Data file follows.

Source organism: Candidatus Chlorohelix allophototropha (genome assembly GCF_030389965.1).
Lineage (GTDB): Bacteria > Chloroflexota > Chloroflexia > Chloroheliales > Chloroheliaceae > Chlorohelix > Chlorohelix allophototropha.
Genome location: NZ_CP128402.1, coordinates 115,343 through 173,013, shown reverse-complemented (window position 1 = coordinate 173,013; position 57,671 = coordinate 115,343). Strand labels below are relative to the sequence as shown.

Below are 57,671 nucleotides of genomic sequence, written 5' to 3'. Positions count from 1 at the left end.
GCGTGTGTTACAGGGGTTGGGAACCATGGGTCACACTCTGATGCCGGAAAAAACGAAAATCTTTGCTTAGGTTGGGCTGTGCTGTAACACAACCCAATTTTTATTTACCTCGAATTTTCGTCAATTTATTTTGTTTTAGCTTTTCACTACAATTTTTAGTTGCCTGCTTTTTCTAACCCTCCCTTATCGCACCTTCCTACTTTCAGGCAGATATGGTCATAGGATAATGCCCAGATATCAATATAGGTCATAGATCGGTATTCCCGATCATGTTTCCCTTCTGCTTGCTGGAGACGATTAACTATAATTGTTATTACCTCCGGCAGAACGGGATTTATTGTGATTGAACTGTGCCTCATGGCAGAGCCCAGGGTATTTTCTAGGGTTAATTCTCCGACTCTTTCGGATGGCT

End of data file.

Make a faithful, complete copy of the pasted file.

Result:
Source organism: Candidatus Chlorohelix allophototropha (genome assembly GCF_030389965.1).
Lineage (GTDB): Bacteria > Chloroflexota > Chloroflexia > Chloroheliales > Chloroheliaceae > Chlorohelix > Chlorohelix allophototropha.
Genome location: NZ_CP128402.1, coordinates 115,343 through 173,013, shown reverse-complemented (window position 1 = coordinate 173,013; position 57,671 = coordinate 115,343). Strand labels below are relative to the sequence as shown.

Below are 57,671 nucleotides of genomic sequence, written 5' to 3'. Positions count from 1 at the left end.
GCGTGTGTTACAGGGGTTGGGAACCATGGGTCACACTCTGATGCCGGAAAAAACGAAAATCTTTGCTTAGGTTGGGCTGTGCTGTAACACAACCCAATTTTTATTTACCTCGAATTTTCGTCAATTTATTTTGTTTTAGCTTTTCACTACAATTTTTAGTTGCCTGCTTTTTCTAACCCTCCCTTATCGCACCTTCCTACTTTCAGGCAGATATGGTCATAGGATAATGCCCAGATATCAATATAGGTCATAGATCGGTATTCCCGATCATGTTTCCCTTCTGCTTGCTGGAGACGATTAACTATAATTGTTATTACCTCCGGCAGAACGGGATTTATTGTGATTGAACTGTGCCTCATGGCAGAGCCCAGGGTATTTTCTAGGGTTAATTCTCCGACTCTTTCGGATGGCT